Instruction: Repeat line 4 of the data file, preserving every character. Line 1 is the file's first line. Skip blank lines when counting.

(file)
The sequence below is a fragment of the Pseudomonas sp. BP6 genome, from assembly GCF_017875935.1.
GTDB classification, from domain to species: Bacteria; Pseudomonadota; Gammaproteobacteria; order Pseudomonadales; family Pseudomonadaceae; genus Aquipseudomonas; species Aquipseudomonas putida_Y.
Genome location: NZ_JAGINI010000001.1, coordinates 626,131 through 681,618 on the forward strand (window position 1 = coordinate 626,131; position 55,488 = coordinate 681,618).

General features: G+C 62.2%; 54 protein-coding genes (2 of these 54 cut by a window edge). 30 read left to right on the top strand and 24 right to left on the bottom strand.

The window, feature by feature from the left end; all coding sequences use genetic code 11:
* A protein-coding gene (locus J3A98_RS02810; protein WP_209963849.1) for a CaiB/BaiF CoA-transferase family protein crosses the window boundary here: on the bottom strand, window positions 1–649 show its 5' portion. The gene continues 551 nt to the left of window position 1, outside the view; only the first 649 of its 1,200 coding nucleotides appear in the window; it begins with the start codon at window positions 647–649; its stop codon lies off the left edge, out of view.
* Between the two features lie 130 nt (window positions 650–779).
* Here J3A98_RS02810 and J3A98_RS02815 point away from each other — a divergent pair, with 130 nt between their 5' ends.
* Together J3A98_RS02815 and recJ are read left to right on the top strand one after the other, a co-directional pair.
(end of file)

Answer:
General features: G+C 62.2%; 54 protein-coding genes (2 of these 54 cut by a window edge). 30 read left to right on the top strand and 24 right to left on the bottom strand.